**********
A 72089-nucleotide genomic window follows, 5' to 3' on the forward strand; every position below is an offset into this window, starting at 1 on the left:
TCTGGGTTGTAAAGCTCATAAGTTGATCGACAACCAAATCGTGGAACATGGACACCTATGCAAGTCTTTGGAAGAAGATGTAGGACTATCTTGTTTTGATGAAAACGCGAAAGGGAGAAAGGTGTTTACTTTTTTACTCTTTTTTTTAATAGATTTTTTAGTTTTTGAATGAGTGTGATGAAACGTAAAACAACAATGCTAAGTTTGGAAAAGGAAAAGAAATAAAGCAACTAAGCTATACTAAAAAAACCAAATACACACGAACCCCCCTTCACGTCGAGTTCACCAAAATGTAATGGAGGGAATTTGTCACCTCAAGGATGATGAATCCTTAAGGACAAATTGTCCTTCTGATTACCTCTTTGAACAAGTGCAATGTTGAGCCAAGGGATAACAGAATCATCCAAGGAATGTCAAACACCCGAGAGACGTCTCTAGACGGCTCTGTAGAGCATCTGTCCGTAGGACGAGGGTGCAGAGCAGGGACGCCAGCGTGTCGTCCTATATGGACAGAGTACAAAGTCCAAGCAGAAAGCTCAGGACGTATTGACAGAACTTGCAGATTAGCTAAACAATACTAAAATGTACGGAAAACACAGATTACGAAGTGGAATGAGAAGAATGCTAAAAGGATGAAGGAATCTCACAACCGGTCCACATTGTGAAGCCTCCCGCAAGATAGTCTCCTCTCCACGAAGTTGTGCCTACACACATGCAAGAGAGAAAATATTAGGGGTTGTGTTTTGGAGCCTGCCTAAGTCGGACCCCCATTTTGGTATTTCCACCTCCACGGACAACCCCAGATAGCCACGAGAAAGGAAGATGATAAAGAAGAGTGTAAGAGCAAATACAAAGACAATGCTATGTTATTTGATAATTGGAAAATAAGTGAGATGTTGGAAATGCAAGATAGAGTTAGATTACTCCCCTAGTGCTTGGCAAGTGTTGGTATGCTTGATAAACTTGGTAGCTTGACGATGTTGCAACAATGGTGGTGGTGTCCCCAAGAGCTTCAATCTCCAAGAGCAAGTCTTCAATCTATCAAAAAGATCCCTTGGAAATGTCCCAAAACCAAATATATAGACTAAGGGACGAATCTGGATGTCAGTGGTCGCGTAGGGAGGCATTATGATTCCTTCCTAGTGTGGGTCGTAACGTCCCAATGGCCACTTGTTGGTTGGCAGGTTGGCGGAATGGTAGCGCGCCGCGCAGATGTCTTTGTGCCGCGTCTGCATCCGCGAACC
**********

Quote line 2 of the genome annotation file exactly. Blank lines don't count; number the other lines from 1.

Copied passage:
TCTGGGTTGTAAAGCTCATAAGTTGATCGACAACCAAATCGTGGAACATGGACACCTATGCAAGTCTTTGGAAGAAGATGTAGGACTATCTTGTTTTGATGAAAACGCGAAAGGGAGAAAGGTGTTTACTTTTTTACTCTTTTTTTTAATAGATTTTTTAGTTTTTGAATGAGTGTGATGAAACGTAAAACAACAATGCTAAGTTTGGAAAAGGAAAAGAAATAAAGCAACTAAGCTATACTAAAAAAACCAAATACACACGAACCCCCCTTCACGTCGAGTTCACCAAAATGTAATGGAGGGAATTTGTCACCTCAAGGATGATGAATCCTTAAGGACAAATTGTCCTTCTGATTACCTCTTTGAACAAGTGCAATGTTGAGCCAAGGGATAACAGAATCATCCAAGGAATGTCAAACACCCGAGAGACGTCTCTAGACGGCTCTGTAGAGCATCTGTCCGTAGGACGAGGGTGCAGAGCAGGGACGCCAGCGTGTCGTCCTATATGGACAGAGTACAAAGTCCAAGCAGAAAGCTCAGGACGTATTGACAGAACTTGCAGATTAGCTAAACAATACTAAAATGTACGGAAAACACAGATTACGAAGTGGAATGAGAAGAATGCTAAAAGGATGAAGGAATCTCACAACCGGTCCACATTGTGAAGCCTCCCGCAAGATAGTCTCCTCTCCACGAAGTTGTGCCTACACACATGCAAGAGAGAAAATATTAGGGGTTGTGTTTTGGAGCCTGCCTAAGTCGGACCCCCATTTTGGTATTTCCACCTCCACGGACAACCCCAGATAGCCACGAGAAAGGAAGATGATAAAGAAGAGTGTAAGAGCAAATACAAAGACAATGCTATGTTATTTGATAATTGGAAAATAAGTGAGATGTTGGAAATGCAAGATAGAGTTAGATTACTCCCCTAGTGCTTGGCAAGTGTTGGTATGCTTGATAAACTTGGTAGCTTGACGATGTTGCAACAATGGTGGTGGTGTCCCCAAGAGCTTCAATCTCCAAGAGCAAGTCTTCAATCTATCAAAAAGATCCCTTGGAAATGTCCCAAAACCAAATATATAGACTAAGGGACGAATCTGGATGTCAGTGGTCGCGTAGGGAGGCATTATGATTCCTTCCTAGTGTGGGTCGTAACGTCCCAATGGCCACTTGTTGGTTGGCAGGTTGGCGGAATGGTAGCGCGCCGCGCAGATGTCTTTGTGCCGCGTCTGCATCCGCGAACC